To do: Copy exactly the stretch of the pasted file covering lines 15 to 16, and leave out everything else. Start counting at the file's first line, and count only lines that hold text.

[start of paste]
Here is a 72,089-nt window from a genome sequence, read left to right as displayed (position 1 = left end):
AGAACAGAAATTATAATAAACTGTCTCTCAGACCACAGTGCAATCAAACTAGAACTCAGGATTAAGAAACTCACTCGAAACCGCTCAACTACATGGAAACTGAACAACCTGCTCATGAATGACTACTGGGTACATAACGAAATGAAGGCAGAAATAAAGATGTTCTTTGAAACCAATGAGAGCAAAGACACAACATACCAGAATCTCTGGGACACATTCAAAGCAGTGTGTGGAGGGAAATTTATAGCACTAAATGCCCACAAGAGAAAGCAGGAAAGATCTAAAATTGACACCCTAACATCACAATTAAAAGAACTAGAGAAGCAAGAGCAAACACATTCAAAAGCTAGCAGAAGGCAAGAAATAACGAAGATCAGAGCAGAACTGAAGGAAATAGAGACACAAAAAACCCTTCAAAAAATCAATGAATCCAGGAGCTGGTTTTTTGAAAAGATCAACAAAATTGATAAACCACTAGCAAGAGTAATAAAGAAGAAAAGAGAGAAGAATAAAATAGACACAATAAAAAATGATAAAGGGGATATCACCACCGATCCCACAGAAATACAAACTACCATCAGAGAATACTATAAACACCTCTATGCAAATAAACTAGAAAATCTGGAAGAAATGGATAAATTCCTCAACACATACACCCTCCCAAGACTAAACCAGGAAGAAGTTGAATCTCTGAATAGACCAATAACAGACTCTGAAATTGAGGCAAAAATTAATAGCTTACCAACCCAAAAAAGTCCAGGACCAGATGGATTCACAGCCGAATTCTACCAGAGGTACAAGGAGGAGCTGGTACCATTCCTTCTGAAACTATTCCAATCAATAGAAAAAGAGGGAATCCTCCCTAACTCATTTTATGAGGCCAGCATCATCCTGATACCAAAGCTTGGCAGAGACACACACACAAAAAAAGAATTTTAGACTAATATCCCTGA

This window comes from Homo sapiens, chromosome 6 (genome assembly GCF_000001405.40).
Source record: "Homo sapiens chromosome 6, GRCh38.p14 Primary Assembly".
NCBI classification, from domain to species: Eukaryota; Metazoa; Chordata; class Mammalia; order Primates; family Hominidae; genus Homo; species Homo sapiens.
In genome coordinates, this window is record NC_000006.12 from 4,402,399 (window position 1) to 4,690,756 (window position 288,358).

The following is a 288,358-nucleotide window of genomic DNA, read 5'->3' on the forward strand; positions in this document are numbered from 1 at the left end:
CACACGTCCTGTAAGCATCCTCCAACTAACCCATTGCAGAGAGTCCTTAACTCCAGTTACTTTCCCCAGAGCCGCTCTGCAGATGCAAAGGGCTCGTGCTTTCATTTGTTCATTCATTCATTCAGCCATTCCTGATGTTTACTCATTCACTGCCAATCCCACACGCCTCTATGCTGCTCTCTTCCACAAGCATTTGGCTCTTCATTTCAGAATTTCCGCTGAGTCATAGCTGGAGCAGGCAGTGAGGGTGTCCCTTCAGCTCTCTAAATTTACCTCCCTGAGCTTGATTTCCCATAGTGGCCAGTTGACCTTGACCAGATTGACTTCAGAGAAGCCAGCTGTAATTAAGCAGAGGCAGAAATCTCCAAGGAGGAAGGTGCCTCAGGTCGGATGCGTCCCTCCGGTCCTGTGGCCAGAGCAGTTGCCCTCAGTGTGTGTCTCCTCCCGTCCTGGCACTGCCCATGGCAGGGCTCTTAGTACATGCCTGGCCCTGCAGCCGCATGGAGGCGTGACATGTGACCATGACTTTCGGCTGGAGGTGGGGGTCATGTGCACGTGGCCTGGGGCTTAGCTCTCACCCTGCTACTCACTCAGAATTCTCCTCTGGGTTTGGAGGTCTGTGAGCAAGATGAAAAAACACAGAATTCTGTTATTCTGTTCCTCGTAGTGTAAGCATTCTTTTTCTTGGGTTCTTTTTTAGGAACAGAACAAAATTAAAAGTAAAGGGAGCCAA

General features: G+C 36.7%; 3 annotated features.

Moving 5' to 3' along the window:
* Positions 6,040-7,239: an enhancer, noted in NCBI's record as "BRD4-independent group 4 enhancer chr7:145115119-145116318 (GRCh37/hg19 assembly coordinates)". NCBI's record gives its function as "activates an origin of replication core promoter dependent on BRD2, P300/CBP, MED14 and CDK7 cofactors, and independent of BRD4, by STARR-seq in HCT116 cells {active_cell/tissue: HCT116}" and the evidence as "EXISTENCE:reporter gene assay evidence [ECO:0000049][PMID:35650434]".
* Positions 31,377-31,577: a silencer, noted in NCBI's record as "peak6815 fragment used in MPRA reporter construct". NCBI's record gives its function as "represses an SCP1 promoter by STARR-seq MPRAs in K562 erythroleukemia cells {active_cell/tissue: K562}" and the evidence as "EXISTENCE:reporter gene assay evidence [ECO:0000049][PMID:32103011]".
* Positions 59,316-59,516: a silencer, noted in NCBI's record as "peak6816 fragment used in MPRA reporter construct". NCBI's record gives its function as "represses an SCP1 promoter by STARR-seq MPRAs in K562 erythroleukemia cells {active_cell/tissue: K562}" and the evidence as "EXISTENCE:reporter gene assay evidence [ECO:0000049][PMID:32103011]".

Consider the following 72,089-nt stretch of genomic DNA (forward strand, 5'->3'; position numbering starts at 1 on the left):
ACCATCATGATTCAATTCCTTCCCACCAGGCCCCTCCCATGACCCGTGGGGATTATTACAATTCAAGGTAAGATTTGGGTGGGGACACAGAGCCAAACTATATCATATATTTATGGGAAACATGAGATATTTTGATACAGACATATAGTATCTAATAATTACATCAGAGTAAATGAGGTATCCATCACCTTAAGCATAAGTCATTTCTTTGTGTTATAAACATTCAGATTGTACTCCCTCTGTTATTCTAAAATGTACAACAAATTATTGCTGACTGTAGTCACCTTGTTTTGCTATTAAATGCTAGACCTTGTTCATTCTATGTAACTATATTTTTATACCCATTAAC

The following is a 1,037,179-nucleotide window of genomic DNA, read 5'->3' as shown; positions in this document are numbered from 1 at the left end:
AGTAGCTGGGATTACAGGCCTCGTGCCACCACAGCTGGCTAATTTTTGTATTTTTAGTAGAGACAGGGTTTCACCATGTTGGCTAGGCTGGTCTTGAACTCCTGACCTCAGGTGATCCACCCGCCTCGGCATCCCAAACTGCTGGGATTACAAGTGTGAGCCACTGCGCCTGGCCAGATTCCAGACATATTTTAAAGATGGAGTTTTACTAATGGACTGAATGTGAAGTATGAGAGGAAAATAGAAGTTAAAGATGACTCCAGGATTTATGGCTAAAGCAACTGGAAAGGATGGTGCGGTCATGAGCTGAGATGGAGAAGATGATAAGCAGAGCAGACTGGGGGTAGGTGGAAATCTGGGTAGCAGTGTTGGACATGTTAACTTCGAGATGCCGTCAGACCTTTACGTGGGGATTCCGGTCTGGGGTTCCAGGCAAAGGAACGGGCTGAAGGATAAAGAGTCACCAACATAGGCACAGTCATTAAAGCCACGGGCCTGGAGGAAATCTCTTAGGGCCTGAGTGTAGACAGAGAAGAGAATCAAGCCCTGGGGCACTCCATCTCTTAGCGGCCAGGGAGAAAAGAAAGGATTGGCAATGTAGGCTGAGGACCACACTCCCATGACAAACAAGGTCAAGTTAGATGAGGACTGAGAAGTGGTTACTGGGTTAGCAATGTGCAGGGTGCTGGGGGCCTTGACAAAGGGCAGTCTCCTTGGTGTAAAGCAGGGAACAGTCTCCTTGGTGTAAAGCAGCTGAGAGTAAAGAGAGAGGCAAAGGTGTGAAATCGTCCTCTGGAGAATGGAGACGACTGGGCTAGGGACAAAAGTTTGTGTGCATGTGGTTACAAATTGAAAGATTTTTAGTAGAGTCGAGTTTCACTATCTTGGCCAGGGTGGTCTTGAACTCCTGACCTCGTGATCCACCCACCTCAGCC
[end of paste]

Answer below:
ACCATCATGATTCAATTCCTTCCCACCAGGCCCCTCCCATGACCCGTGGGGATTATTACAATTCAAGGTAAGATTTGGGTGGGGACACAGAGCCAAACTATATCATATATTTATGGGAAACATGAGATATTTTGATACAGACATATAGTATCTAATAATTACATCAGAGTAAATGAGGTATCCATCACCTTAAGCATAAGTCATTTCTTTGTGTTATAAACATTCAGATTGTACTCCCTCTGTTATTCTAAAATGTACAACAAATTATTGCTGACTGTAGTCACCTTGTTTTGCTATTAAATGCTAGACCTTGTTCATTCTATGTAACTATATTTTTATACCCATTAAC

The following is a 1,037,179-nucleotide window of genomic DNA, read 5'->3' as shown; positions in this document are numbered from 1 at the left end: